of yeast, drink a pint of water and
then sit by a red hot stove for ten
minutes.
• • ♦ •
Engagement rings are taboo now.
If a girl wishes the world to know
she has plighted her troth let her
wear her galoshes buckled. If she
is fancy free let them flap.
• • • •
The greatest actor in the world is
a Russian by the name of Chaliapin.
• • • •
It is said that Cardinal O’Conner
stands a good chance to beb the next
pope. Perhaps we could have the
Vatican removed to Boston? Nothing
too hard for an American to attempt.
• * • •
Leopold Garcia of England was sent
to Kansas by his parents to cure him
of the drink habit, they believing that
Kansas was dry.
Last Thursday Garcia appealed to
the federal authorities to deport him.
He claimed that the “bad Kansas
booze” was wrecking his life. Boy,
page Mr. Goppert!
• • • *
If they don’t agree to stop wars
they ought to adopt rules so Senators
can tell when wars have stopped
themselves.
• • • •
The outcome of the Versailles peace
treaty was that the United States got
neither indemnity nor territory while
England and France acquired both
money and territorial possessions. In
the world war we gave everything
lavishly and received nothing. Now
we are asked, and even nagged, to
cancel the >11,000,000,000 owing to us
by the European governments. They
must think that Uncle Sam has gone
daft with generosity. Now comes
the suggestion that we should use
the gold in our treasury to make more
loans abroad.
“Redistribution of American gold
reserves to other countries is urged
to restore balance.” What about Un
cle Sam’s balance? Who is going to
restore that after real diplomats from
Europe and imitation statesmen in
America get through with it?
America is to have an interest in
the island of Yap. Why acquire
more? We already have too much
“yap” at home.
• • • •
Why doesn’t China shut the “open
door" and tell the other nations to
go to ?
• • • •
As the Irish have no reason now to
fight the English, they will have to
fight among themselves. It is not to
be expected that an Irishman will al
low himself to be deprived of all
amusement.
Local News Items
Norman Price, more commonly
known as Jimmy Tuff has returned
from his Northern tour. Jimmy ar
rived among us on last Wed
nesday evening, having ridden as far
as the Canadian border line and back.
He says that soon after leaving Cody
he ran into heavy snows and then
more snow and then more snow and
finally when his feet began to drag
through the drifts, he decided that
Park County was a pretty good place
after all. He will go to the Pitch
fork ranch to break horses.
Tommy Noonan was seen recently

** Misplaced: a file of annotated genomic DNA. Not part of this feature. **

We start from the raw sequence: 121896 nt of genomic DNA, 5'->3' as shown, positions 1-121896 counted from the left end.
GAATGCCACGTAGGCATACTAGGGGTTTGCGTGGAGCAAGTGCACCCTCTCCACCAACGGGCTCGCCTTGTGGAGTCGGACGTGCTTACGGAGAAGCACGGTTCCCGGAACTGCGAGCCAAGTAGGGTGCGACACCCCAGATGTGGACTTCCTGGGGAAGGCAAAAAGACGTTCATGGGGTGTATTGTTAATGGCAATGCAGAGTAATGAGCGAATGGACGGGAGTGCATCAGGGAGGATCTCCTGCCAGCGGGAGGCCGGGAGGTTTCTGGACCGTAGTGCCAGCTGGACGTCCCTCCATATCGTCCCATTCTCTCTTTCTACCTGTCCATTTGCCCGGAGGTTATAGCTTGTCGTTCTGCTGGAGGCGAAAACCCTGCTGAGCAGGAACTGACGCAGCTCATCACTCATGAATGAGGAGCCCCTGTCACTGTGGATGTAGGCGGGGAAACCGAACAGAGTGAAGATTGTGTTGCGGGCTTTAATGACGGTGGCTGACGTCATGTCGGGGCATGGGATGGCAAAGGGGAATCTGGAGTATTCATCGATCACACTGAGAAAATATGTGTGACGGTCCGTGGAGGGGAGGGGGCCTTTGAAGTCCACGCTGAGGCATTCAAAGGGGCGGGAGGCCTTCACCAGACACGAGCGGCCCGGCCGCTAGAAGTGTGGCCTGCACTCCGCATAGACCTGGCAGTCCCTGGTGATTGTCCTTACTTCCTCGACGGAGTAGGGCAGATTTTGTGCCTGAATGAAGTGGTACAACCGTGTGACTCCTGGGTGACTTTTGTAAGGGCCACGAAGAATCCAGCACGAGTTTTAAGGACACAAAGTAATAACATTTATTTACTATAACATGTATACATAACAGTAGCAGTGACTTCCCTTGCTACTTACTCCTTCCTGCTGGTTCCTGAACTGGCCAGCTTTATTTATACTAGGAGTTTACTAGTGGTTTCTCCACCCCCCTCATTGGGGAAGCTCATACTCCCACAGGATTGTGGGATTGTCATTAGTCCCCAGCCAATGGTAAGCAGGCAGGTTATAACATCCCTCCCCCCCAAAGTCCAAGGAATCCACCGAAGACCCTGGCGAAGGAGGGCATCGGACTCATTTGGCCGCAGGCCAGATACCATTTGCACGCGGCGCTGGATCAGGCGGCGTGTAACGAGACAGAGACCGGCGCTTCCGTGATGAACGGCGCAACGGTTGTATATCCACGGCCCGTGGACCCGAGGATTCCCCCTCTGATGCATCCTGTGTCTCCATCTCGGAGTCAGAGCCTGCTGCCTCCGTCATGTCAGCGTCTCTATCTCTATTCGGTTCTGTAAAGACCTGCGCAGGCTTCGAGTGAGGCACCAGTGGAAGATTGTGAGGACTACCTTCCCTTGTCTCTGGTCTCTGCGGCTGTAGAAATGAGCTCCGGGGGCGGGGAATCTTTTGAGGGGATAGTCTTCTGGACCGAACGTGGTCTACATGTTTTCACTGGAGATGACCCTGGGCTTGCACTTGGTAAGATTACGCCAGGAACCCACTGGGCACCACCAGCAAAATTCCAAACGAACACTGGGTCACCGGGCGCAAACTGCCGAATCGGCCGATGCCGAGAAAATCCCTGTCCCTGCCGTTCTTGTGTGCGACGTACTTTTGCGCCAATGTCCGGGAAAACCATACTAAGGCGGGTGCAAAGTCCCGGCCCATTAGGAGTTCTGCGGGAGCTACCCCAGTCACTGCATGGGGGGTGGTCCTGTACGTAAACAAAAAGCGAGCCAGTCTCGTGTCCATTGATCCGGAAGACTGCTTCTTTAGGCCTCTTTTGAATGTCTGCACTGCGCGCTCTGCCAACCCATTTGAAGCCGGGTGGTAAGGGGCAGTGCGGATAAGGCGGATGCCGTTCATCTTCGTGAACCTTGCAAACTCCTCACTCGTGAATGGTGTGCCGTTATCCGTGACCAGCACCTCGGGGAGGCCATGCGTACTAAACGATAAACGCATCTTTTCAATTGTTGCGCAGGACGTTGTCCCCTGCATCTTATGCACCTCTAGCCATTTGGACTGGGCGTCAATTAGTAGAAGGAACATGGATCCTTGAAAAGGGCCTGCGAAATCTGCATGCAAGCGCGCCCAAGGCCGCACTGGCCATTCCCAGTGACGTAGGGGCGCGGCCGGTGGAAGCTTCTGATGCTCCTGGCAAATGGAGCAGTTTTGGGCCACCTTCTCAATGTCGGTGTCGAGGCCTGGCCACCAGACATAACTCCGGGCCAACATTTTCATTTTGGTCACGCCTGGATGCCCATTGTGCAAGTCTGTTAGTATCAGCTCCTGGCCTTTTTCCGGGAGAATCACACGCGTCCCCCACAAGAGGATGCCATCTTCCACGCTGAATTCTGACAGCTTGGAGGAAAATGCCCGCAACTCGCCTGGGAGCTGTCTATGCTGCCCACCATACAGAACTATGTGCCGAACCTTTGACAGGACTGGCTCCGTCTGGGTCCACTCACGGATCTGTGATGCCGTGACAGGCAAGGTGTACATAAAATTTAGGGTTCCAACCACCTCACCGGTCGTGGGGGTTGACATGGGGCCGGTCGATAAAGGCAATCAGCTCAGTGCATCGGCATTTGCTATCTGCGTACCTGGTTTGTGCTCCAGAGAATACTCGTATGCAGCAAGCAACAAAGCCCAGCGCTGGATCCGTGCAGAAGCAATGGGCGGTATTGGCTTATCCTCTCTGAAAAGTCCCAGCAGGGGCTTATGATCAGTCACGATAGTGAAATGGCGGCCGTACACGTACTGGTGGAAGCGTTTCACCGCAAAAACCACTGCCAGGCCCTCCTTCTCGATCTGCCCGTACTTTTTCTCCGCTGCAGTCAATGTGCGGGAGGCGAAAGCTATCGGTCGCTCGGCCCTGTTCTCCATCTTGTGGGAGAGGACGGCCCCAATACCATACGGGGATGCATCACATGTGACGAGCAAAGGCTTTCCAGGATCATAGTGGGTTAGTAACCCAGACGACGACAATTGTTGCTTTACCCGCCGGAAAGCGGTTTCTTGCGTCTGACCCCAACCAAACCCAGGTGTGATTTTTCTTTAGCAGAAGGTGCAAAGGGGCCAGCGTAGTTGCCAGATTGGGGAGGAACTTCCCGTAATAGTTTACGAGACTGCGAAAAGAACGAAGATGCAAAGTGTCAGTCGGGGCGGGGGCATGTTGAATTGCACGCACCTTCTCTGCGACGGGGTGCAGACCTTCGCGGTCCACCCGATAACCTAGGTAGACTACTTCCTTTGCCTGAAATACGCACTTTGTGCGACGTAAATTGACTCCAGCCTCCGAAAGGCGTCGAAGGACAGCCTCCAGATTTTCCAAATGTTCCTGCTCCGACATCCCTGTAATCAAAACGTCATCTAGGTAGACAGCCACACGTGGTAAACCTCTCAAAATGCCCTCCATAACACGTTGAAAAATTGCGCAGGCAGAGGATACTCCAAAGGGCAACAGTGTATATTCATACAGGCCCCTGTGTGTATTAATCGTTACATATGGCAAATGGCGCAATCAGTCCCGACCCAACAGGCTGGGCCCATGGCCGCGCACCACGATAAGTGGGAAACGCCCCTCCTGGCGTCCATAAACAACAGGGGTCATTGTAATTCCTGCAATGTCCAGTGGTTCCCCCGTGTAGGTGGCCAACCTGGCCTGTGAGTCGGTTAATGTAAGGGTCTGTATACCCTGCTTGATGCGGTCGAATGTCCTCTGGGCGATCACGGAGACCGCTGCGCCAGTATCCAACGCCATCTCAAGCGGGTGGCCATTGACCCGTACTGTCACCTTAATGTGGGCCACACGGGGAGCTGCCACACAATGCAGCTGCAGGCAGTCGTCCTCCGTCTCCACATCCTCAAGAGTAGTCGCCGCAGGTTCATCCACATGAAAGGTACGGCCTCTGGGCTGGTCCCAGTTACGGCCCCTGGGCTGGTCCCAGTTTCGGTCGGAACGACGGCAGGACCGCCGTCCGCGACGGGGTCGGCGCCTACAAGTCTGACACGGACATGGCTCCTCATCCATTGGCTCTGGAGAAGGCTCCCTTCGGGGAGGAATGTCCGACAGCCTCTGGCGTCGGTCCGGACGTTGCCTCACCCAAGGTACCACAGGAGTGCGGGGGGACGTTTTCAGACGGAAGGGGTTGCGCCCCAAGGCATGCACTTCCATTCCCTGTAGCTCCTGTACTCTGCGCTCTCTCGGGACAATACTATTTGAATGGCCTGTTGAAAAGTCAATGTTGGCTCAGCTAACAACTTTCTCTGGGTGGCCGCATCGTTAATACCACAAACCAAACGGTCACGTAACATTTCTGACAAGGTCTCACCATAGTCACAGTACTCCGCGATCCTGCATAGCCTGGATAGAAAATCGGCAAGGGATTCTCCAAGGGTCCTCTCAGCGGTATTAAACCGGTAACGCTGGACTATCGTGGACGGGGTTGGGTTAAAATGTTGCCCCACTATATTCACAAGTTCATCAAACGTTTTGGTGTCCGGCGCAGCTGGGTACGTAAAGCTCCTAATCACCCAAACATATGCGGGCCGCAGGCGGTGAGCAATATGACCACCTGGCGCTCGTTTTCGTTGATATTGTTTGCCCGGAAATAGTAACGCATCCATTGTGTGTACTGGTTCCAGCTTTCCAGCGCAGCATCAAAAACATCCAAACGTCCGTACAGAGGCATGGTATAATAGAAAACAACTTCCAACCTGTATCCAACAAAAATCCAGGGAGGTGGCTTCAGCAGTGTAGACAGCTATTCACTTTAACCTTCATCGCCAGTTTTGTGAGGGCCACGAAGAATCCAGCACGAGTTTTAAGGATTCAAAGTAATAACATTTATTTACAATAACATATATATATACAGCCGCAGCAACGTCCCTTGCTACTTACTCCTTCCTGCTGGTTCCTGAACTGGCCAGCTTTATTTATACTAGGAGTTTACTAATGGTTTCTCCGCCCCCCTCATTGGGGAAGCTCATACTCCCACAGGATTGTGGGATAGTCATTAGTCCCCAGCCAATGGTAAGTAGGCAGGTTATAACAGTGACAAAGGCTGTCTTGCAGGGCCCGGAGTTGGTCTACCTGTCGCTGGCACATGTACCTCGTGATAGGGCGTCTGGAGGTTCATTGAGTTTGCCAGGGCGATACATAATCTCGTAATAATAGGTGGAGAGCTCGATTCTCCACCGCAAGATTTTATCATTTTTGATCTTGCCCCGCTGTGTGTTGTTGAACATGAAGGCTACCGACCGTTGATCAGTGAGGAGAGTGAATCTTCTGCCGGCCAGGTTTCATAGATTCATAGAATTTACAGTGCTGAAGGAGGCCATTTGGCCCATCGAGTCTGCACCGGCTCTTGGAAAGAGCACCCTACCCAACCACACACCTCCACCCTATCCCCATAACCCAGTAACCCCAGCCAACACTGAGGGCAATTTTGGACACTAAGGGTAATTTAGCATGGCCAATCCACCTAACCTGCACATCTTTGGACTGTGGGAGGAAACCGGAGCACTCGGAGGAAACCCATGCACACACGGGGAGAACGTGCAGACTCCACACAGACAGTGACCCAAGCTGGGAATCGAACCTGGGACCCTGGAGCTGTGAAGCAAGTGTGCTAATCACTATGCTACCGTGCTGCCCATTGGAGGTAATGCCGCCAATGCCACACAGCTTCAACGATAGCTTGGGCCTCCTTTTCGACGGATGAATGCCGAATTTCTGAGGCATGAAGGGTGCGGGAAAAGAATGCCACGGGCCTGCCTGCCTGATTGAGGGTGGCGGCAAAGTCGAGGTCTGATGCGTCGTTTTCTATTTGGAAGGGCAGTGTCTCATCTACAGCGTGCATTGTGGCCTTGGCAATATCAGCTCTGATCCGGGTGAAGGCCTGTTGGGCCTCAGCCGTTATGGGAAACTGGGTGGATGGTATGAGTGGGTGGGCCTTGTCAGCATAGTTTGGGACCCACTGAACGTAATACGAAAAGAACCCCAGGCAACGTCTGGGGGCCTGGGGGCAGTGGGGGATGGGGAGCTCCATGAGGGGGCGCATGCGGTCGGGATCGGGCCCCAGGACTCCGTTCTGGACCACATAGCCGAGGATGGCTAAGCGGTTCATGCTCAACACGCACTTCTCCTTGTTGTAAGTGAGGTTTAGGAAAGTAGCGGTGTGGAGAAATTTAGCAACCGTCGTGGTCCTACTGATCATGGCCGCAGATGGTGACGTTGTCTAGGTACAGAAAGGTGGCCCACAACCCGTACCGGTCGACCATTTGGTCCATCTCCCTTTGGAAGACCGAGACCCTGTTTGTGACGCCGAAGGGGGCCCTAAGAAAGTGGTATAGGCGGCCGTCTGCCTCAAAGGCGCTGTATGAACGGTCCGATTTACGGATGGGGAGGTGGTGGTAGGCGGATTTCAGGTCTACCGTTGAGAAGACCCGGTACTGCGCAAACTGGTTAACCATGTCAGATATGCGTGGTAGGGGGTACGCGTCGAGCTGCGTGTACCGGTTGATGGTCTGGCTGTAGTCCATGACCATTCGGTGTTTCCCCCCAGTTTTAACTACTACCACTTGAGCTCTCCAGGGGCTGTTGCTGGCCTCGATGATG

in Billings by one of our numerous
reporters. He is at present staying
at the Thompson ranch at Hardin, but
will return to Cody shortly. His bro
ther “Hutch” is also with him. In a
New York paper we learn of Tommy’s
mother’s secret marriage to a wealthy
doctor of New York City. It all came
out when the doctor carelessly died
and left a large fortune which is to
be divided between his wife and Mrs.
Champagne offensive and to what
the British made in the unsuccessful
Somme offensive, which were gigan
tic mid deadly encoun*.u»s in s he • ar
Her years of the war.
When the war was won the Ameri
can army came home and the United
States withdrew without a penny
asked in reparations or a foot of
land taken as compensation—things
no other winner can say.
These American sacrifices were
made in a war of which the origin
and causes were as remote from
American participation or responsi
bility as if they had been found in
the moon. There never before in his
tory had been so great a military ef
fort made by a nation so innocent of
blame.
We hope living Americans will not
be a reproach to their dead by admit
ting into their minds for an instant
the thought that the United States is
Europe’s moral debtor, a slacker in
its own cause, and delinquent to its
own ideals. The fathers of these
American soldiers had a great war I
for a great moral idea, and the living.
of them will say that they got little
aid from Europe in behalf of the mor
al cause. That moral cause was near
ly lost by the advantage Europe took
of the danger to the United States.
The United States does not face
its future owing Europe anything.—
Chicago Tribune.
President Harding is worried for
fear he cannot build a good, strong
house for the Republbican party out
of his congressional blocs.
• • * •
Mr. Ford is considered a dangerous
citizen by some people, and yet he is
offering a crankless car to the pub
lic. Why don’t the country do as
well and elect a crankless congress?
• • • •
Alanson B. Houghton is to be the
next ambassador to Germany. He be
longs to the class from which we
generally appoint our ambassadors.
Not much for brains, but long for
“dough.”
• • • •
Lenlne is to go to Genoa, but most
people believe that is not his final
nestination.
••■ • •
Rudyard Kipling has refused to ac
cept the Order of Merit. He has re
fused because he has too many brains
to need it. Who ever thought It
would be an honor to George Wash
ington or Abraham Lincoln to put a
LL. D. or an XYn after their names,